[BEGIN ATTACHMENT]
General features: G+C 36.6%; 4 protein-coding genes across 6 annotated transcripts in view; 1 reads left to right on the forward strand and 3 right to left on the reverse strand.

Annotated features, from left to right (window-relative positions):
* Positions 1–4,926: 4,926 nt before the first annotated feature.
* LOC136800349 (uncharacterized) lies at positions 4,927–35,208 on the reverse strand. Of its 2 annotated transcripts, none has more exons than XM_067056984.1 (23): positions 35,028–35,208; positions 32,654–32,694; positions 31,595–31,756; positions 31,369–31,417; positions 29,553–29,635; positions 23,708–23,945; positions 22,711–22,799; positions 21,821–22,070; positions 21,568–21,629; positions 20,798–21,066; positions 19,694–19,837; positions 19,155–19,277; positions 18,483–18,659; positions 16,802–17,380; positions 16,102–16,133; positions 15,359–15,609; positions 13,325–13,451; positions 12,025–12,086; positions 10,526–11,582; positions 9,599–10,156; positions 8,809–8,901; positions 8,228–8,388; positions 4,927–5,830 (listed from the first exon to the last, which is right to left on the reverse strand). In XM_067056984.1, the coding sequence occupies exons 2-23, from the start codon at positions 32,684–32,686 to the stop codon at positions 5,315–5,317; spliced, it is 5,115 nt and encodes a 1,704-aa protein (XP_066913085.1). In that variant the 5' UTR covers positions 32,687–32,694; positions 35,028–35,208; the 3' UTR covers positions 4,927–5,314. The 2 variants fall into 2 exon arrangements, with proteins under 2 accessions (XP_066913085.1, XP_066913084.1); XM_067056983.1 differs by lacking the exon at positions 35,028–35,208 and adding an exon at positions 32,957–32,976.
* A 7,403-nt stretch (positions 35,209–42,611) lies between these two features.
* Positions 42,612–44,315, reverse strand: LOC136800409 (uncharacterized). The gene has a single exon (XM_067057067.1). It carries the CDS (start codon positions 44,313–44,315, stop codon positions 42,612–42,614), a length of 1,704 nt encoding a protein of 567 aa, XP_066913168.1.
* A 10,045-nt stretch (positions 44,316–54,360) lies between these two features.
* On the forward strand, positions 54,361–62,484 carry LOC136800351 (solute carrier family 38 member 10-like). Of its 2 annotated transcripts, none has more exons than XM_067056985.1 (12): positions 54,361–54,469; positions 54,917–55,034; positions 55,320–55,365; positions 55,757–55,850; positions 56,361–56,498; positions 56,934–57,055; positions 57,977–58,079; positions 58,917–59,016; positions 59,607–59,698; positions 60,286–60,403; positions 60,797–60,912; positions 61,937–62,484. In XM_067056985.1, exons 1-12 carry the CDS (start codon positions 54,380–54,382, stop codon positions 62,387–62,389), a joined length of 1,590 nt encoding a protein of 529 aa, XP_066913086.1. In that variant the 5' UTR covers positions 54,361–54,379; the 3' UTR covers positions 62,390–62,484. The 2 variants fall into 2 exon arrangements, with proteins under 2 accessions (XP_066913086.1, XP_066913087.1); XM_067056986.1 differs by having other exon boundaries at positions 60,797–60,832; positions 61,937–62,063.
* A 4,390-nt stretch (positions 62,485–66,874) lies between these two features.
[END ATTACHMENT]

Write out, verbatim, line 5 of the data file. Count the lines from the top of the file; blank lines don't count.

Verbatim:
* A 7,403-nt stretch (positions 35,209–42,611) lies between these two features.